Among the 725 participants who underwent screening ultrasound at the beginning of the PUSH study, all 62 eligible children with HTG liver parenchymal pattern were matched by age (± 2 years), center and Pseudomonas status with 2 NL children. These HTG and 122 of their 123 originally matched NL participants were followed longitudinally, along with children found to have NOD (n = 22) and HMG (n = 38) liver patterns. This cohort of 244 children in long-term follow-up forms the cohort for the analyses reported here.
In the present study, we aimed to determine if platelet count, routine biochemical markers of liver disease, spleen size, and noninvasive scores of liver fibrosis differ among groups of patients with different baseline US patterns and whether 1 or a combination of these biomarkers can distinguish US patterns. Spleen size was measured by US as the longest craniocaudal dimension and expressed as a spleen-size-for-age z score (SSAZ) using age-specific normal ranges (9). Portal vein was measured at its widest diameter and expressed as a z-score (PVZ) using height-adjusted normal ranges (10). Baseline blood work variables were recorded including platelet count, aspartate aminotransferase (AST), alanine aminotransferase (ALT), gamma-glutamyl transferase (GGT), alkaline phosphatase (ALP), and albumin. AST-to-platelet ratio index (APRI) was calculated as (AST/upper limit of normal of AST using 40 U/L for this study)/platelet count, and fibrosis index based on 4 factors (FIB4) was calculated as (age × AST)/(platelet count × √ALT) (11–13). Patient weight and height were recorded at baseline.
Patient demographic and clinical characteristics were compared between groups using Kruskal-Wallis, chi-square, and Fisher exact test as appropriate. Univariate logistic regression was first used to study association between biomarkers and US patterns individually. We then selected the best prediction models using multivariate logistic regression and step-wise selection with entering and removing criteria with P-value <0.05. Two alternative sets of candidate predictors were initially entered into the model for distinguishing between NOD versus NL, HTG versus NL, and NOD versus HTG. The first set included APRI (including AST, platelets), age, GGT, SSAZ, PVZ, ALT, and ALP. The second set included FIB4 (including age, AST, ALT, platelets), GGT, SSAZ, PVZ, albumin, and ALP. Variables entered for modeling the associations between HMG and NL were age, sex, ethnicity, ALT, GGT, BMI z-core (BMIZ), APRI, ALP, and albumin. The predictive ability was classified as excellent if the area under the receiver operating characteristic curve (AUROC) was >0.90, good if 0.80 to 0.89, and fair if 0.70 to 0.79. Before model selection, we used IVEWare to impute missing independent variables (14) to avoid losing a significant portion of our sample size because of missing values. One HTG subject had a large AST value, and consequently a large FIB4 value. Model diagnostics showed that it was an influential point and was excluded in both univariate and multivariate analyses.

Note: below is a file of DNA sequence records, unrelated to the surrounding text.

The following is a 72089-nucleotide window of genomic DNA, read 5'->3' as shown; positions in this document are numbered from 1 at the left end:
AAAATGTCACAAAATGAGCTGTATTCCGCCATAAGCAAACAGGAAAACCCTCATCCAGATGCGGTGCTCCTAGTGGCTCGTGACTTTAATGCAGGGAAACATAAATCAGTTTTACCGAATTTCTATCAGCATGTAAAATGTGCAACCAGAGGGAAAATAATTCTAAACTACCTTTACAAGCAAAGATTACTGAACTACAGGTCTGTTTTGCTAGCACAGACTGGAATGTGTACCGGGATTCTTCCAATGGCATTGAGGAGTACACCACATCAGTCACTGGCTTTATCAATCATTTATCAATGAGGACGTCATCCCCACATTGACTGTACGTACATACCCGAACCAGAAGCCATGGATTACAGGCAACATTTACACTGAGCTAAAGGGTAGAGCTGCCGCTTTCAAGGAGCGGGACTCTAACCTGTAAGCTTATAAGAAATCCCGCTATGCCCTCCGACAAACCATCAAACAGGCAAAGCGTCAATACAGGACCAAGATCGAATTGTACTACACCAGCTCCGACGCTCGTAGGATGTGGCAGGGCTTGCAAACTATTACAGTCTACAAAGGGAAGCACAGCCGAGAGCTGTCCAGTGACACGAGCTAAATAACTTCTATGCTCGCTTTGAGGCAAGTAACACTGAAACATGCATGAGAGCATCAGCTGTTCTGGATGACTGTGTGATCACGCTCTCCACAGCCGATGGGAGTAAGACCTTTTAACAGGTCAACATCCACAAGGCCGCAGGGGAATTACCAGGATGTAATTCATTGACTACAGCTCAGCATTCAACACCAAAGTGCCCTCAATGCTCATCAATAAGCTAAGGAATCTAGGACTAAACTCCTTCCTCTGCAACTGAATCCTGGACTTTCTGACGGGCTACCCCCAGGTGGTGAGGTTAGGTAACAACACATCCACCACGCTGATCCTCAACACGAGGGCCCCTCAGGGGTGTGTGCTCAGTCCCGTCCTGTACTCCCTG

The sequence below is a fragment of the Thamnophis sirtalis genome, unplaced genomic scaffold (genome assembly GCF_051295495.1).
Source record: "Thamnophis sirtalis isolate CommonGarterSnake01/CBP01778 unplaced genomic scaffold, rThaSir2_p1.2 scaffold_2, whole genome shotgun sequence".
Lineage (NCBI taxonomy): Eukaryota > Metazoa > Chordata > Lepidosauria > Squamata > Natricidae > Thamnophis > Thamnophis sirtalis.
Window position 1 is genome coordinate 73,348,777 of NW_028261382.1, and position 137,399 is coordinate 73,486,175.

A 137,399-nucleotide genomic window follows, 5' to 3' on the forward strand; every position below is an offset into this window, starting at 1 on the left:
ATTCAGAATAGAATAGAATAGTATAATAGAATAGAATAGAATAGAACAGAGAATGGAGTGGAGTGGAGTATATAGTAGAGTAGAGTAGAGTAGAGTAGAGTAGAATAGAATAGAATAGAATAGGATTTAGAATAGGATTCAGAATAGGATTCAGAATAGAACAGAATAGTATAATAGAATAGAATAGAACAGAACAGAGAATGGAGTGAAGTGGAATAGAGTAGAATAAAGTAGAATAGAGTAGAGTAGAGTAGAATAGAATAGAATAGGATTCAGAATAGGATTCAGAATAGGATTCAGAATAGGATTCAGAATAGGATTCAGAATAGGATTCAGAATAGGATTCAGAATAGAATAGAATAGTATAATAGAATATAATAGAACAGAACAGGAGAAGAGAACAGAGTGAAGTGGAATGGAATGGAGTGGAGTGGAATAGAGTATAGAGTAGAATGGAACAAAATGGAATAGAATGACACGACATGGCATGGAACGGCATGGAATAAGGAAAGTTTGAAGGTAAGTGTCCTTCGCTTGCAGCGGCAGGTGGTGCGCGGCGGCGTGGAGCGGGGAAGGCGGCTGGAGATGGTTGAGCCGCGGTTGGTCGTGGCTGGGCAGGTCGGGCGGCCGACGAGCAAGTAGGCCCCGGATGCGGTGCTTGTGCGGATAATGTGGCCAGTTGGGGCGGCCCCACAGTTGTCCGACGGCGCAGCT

The study was approved by the Institutional Review Board or Research Ethics Board of each participating Institution. Written informed consent was obtained from the parents or guardians of the children who served as subjects of the investigation and, whenever appropriate, assent from the subjects themselves.
The entire longitudinal PUSH study cohort of 244 children was included in the present study of their baseline data, representing 62 children with HTG, 122 NL, 22 NOD, and 38HMG. Baseline characteristics show that children with HTG and NOD patterns were slightly older than NL and HMG (Table 1). The trend to fewer girls in HTG and NOD was not statistically significant. Children with HMG were more commonly Hispanic and had a higher mean BMI z-score.
Among all screening US for the PUSH study, the concordance levels were 3 out of 3 for 49.6%, 2 out of 3 for 44.8%, and 2 out of 4 for 5.6%.
When comparing biomarker values among NL, HTG, and NOD, the mean values for platelets (P < 0.0001) were higher in NL. ALT, AST, GGT (all with P < 0.0001), SSAZ (P = 0.0068), APRI (P < 0.0001), and FIB4 (P < 0.0001) were lower in NL compared with NOD. For each variable, the value for HTG was intermediate between values for NOD and NL (Table 1 and Fig. 1).
No significant differences between US pattern groups were identified for height z-score, weight z-score, albumin, portal vein diameter z-score, or Pseudomonas aeruginosa status.
When comparing HMG with the other groups, values for AST, ALT, and GGT were elevated compared with NL, and intermediate between values for HTG and NOD for AST and ALT but not GGT. Values for SSAZ, APRI, and FIB4 were similar in HMG and HTG.
We compared US patterns by univariate logistic regression analysis using 4 models, NOD versus NL, HTG versus NL, NOD versus HTG, and HMG versus NL. This revealed several significant associations (Table 2). APRI, GGTP, ALT, and AST were statistically significant in all 4 models comparing US patterns. Platelet count was significant in 2 models (NOD vs NL, HTG vs NL). FIB4, ALP, and SSAZ were significant in models comparing NOD versus NL and NOD versus HTG. Height-adjusted portal vein diameter was significant only in the model comparing NOD versus NL. Albumin was not significant in any of the univariate models.
Multivariable models confirmed the ability of the variables analyzed to predict the US pattern (Fig. 2 and Supplementary Table 1, Supplemental Digital Content, http://links.lww.com/MPG/B667). AUROC confirmed excellent discriminating ability for NOD versus NL (AUROC = 0.96, 95% CI: 0.92–1.00), in a final model that included GGT and APRI. A fair discriminating ability was found for HTG versus NL (AUROC = 0.76, 95% CI: 0.67–0.83), with also GGT and APRI included in the model. For NOD versus HTG, the predictive ability was good (AUROC = 0.78, 95% CI: 0.66–0.90) with GGT and SSAZ as the predictive variables. Finally, the ability to predict HMG versus NL was also fair (AUROC = 0.79, 95% CI: 0.71–0.88), with ALT, BMIZ, age, and ethnicity in the model.